Consequences of Healthcare Convergence
I love films like Fritz Lang's Metropolis that are centred on the ultimate machine that resembles a bodge of a steam engine, a badly wired fuse box and the contents of a mad scientist's lab. So, it was a treat to visit an exhibition on Modernism in London.
A 1919 quote from Walter Gropius, a member of the era's hugely influential Bauhaus, caught my eye:
The old forms are in ruins. The benumbed world is shaken up, the old human spirit is invalidated and in flux towards a new form.
For a recently-published article on the flux in healthcare to a new form, convergence, I spoke to Microsoft's John Coulthard, Director of Healthcare, UK. He thinks predictive DNA testing, wireless communications and burgeoning diagnostic and monitoring devices herald a decisive shift from the management of late-onset disease to prophylaxis.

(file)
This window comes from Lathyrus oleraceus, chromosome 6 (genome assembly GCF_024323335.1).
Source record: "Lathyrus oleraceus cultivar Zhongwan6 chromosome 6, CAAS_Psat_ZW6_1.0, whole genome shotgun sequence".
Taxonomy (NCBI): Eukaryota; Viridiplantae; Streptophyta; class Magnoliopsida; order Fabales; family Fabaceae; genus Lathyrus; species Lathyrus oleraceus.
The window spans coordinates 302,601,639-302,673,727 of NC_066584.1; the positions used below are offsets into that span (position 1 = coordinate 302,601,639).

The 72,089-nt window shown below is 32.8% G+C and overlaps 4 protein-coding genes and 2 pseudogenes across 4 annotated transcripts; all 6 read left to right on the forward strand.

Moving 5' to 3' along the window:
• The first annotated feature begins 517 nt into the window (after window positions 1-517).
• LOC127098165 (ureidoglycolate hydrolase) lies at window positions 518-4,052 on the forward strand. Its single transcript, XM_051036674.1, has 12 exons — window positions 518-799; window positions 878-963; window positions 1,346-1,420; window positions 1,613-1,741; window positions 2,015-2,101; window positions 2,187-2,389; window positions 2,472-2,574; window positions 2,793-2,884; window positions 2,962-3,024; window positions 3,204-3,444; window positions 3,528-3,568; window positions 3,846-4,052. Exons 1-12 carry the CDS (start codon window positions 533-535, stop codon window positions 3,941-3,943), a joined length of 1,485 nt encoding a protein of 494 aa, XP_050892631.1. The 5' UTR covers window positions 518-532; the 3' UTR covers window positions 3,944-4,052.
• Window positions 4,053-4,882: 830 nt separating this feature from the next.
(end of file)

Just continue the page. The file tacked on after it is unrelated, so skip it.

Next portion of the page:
The Modernists were also inspired by a form of convergence. They found the separation of Art, Craft and Design artificial and admired the machine as the epitome. Le Corbusier, another of the movement's leaders, even described homes as "machines for living".
Today's acute hospitals may be "machines for health"...but that doesn't seem to follow, because they are centred on the management of illness, which, if Mr. Coulthard is right, makes them obsolescent.
Healthcare in the 21-Century is a new form. Though founded on technology, it will be less like a machine and more dispersed, amorphous and pluralistic. Not focussed on managing illness, but on maintaining health.